The June edition of the Smith County Chamber Corner was filmed in Historic Granville, TN. Several interviews were conducted to promote current local events and happenings. If you’d like to promote your event or local business on the Smith County Chamber Corner, contact the Smith County Chamber of Commerce today! 615-735-2093

Click below to watch the full show!

 

School Board Approves Option Agreement on Property in Gordonsville

(Smith County Insider Press) South Carthage, Tenn. – On Tuesday night, June 20, the Smith County Board of Education approved an option agreement on a 27.81 acre lot in Gordonsville.

Earlier this year, the Board of Education gave the director, Barry Smith, the authority to begin researching and negotiating the potential purchase of land in the Gordonsville area. Smith chose a 27.81 acre lot located at the corner of Main Street and Trousdale Ferry Pike in the city limits of Gordonsville.

According to the Tennessee Property Assessment website, the property belongs to the Preston family. The property borders are the railroad, I-40, Trousdale Ferry Pike, and several residential lots.

The full cost of the property is $500,000. The option agreement cost $3,000 and is good for 6 months. If the option to buy the property is accepted by the Board of Education, the $3,000 option cost will go toward the full cost of the property and $497,000 will be the cost. If the Board of Educations decides to not purchase the property, they forfeit the option cost, and the property owners keep the $3,000 option money.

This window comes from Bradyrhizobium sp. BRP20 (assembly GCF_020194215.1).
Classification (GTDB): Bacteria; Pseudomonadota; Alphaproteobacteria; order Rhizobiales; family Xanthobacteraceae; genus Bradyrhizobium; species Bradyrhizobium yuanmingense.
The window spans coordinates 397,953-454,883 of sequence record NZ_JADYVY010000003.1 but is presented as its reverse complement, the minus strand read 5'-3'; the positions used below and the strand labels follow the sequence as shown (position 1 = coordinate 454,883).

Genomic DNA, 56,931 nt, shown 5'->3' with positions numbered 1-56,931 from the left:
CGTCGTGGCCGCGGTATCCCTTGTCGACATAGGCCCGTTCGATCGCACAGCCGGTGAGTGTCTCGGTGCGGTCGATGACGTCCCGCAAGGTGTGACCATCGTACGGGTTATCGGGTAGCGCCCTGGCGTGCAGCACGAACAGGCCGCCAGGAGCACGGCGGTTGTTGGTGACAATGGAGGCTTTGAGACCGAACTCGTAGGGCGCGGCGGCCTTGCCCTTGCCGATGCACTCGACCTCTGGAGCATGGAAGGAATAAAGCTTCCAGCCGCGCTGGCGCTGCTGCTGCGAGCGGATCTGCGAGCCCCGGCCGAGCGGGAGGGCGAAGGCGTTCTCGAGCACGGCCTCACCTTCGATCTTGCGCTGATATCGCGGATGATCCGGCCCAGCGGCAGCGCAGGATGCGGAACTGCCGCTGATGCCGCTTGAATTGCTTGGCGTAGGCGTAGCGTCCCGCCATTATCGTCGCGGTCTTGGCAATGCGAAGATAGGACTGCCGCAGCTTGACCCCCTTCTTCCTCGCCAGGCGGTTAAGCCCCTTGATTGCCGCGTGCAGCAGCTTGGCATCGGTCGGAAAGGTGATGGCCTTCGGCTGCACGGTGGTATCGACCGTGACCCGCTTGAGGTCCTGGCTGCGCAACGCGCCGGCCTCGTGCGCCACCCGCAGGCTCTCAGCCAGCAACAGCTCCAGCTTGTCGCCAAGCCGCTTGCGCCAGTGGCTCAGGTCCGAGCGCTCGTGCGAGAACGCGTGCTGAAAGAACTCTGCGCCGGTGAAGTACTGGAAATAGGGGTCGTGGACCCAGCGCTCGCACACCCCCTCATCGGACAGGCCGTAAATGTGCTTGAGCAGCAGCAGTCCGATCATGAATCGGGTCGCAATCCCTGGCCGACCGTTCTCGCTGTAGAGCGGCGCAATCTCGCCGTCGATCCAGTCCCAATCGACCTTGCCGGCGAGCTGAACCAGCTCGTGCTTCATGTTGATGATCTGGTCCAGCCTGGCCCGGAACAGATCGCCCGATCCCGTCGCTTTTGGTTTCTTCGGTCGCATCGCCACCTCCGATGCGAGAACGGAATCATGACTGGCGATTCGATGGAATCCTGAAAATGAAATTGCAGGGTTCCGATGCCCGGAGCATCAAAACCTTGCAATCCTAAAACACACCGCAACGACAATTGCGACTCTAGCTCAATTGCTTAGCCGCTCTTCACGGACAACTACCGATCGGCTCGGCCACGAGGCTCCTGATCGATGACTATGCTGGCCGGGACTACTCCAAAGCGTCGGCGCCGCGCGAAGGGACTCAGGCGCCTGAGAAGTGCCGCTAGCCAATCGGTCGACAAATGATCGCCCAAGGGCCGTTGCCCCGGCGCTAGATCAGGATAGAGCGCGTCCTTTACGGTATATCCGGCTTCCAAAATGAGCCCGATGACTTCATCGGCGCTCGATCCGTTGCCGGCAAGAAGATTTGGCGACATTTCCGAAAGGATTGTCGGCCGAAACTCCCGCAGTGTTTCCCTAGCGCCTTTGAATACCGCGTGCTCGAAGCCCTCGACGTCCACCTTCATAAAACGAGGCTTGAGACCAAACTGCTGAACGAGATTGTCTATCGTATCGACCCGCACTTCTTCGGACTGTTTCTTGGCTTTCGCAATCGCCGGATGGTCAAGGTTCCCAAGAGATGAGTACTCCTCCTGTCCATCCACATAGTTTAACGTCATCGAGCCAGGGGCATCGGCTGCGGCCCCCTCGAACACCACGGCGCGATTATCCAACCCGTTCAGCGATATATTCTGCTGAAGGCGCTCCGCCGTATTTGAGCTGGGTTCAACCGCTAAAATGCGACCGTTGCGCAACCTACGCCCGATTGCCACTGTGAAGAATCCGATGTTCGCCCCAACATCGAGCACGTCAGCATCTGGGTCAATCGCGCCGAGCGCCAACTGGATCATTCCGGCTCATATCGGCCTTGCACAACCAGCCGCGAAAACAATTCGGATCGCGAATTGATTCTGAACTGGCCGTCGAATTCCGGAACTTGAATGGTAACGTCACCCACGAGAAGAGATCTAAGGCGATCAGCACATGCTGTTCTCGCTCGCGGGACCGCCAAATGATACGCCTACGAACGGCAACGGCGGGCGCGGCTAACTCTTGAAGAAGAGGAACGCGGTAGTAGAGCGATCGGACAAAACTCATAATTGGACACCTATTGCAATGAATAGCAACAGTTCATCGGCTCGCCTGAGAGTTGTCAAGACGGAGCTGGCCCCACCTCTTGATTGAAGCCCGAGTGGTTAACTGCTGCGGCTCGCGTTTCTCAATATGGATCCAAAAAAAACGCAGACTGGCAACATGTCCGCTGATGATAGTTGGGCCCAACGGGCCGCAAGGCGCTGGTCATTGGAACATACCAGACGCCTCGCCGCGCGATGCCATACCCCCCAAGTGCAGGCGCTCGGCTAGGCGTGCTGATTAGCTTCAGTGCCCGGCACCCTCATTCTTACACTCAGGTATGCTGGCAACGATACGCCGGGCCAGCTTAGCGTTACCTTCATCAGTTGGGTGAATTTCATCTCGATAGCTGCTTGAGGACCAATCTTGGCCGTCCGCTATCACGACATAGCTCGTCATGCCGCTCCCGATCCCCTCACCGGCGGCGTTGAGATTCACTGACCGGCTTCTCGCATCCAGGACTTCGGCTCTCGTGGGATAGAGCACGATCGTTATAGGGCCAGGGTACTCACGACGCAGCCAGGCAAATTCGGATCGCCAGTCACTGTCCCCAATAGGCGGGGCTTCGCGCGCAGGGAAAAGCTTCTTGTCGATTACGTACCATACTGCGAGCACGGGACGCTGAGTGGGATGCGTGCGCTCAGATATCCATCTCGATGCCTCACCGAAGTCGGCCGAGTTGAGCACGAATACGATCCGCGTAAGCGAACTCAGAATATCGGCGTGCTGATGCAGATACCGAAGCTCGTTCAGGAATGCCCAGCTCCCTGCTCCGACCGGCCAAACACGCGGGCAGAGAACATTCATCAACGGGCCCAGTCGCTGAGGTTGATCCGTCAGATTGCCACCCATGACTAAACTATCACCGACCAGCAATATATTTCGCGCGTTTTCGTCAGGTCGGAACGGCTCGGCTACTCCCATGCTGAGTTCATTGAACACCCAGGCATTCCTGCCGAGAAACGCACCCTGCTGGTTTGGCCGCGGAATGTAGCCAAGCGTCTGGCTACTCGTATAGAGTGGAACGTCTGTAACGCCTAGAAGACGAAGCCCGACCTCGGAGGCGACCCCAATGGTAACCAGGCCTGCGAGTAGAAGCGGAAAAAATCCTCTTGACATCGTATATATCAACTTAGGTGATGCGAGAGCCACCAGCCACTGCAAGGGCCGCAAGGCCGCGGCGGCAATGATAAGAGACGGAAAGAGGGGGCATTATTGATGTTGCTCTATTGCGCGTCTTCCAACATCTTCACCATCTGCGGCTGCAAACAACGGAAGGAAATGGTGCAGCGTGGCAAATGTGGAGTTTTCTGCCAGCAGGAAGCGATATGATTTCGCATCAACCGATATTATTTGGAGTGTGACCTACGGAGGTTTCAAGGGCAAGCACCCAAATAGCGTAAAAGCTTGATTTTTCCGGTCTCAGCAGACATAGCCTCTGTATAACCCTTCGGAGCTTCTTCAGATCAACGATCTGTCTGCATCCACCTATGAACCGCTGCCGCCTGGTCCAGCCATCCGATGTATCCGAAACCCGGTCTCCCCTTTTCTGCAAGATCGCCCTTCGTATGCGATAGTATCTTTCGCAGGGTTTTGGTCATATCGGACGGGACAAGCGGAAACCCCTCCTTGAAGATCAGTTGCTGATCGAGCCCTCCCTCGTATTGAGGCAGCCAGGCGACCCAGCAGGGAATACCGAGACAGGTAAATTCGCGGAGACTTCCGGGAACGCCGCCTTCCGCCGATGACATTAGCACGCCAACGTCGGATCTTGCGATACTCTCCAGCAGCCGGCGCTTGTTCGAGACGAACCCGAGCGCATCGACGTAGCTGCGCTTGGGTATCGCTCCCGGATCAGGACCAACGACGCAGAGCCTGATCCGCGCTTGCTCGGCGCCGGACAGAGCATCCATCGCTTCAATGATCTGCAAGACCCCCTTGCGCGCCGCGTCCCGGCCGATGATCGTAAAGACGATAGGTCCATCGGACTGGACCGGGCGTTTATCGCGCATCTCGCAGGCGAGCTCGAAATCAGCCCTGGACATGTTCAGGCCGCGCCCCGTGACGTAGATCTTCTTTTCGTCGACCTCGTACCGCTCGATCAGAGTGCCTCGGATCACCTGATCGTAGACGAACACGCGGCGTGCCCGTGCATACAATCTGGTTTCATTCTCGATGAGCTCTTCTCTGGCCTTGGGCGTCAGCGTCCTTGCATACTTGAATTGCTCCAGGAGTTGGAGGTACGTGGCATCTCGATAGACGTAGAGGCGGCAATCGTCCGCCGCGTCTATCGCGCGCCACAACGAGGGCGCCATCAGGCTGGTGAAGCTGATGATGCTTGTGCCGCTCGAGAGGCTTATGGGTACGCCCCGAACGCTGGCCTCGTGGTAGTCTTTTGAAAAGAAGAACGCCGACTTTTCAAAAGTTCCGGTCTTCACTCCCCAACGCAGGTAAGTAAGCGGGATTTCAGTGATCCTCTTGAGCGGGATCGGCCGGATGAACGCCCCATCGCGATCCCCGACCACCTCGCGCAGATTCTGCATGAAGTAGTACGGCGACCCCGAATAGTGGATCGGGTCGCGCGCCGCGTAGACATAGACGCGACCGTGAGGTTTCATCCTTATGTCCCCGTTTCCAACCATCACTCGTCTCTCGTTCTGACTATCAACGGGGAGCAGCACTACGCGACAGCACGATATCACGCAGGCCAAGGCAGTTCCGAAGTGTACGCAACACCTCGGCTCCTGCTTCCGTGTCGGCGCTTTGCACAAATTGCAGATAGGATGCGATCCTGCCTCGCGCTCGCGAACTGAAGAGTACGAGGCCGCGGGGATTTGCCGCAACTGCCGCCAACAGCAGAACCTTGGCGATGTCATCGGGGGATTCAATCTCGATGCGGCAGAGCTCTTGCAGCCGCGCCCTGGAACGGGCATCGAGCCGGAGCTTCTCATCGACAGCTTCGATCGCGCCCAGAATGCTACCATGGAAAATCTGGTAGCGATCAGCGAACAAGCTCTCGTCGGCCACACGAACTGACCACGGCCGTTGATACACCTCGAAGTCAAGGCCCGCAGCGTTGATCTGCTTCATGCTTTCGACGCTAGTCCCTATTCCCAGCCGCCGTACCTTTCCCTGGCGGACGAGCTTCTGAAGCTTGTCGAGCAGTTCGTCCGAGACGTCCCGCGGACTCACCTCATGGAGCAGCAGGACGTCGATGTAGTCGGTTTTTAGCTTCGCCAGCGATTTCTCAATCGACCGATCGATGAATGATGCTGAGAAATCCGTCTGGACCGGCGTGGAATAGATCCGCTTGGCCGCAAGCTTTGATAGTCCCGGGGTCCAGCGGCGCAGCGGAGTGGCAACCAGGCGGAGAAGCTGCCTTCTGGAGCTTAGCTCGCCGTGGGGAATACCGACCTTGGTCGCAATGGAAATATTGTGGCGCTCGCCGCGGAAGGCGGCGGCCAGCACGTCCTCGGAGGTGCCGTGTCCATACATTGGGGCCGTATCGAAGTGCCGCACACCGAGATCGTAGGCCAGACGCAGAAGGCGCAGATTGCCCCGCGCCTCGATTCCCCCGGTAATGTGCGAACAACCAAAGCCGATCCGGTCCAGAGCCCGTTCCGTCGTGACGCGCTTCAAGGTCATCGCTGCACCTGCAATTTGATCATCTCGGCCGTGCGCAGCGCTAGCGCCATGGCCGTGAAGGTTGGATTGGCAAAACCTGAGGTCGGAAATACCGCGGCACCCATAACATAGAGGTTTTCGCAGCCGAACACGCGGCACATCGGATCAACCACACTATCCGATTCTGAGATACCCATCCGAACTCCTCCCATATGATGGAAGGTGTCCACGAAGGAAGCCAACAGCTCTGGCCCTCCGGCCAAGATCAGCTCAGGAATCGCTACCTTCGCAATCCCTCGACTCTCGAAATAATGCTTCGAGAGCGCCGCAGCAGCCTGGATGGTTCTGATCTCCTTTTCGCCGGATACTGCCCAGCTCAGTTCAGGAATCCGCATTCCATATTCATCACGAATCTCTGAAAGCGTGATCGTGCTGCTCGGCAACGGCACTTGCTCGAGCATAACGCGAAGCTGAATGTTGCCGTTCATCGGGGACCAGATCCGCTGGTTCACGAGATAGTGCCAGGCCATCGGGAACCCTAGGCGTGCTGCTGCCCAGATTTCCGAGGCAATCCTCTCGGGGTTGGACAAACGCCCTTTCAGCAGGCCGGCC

The board gave Director Smith the authority to move forward with having studies performed to determine if the property is suitable to build a school on.

At this time, it is undetermined if the potential school to be built will be a High School or Elementary School.

See video of the entire June 2017 Board of Education Meeting below:  

Smith County EMS to host CPR Classes

Smith County EMS is hosting a Heartsaver class which is basic CPR, First Aid and AED for those needing it for their jobs such as sitters for the elderly or even baby sitters on Thursday, June 22nd from 5pm-9pm. Smith County EMS is hosting it by providing the instructor. The cost of the class is $50 per person and will be held at the Smith County Rescue Squad Building. The $50 per person helps to cover the cost of the supplies, includes the cost of the certificate or card, and also for the instructors time. The class is limited and they will need to call to secure their spots.

Call Tara at 615-735-6232 to hold their spot or for any questions.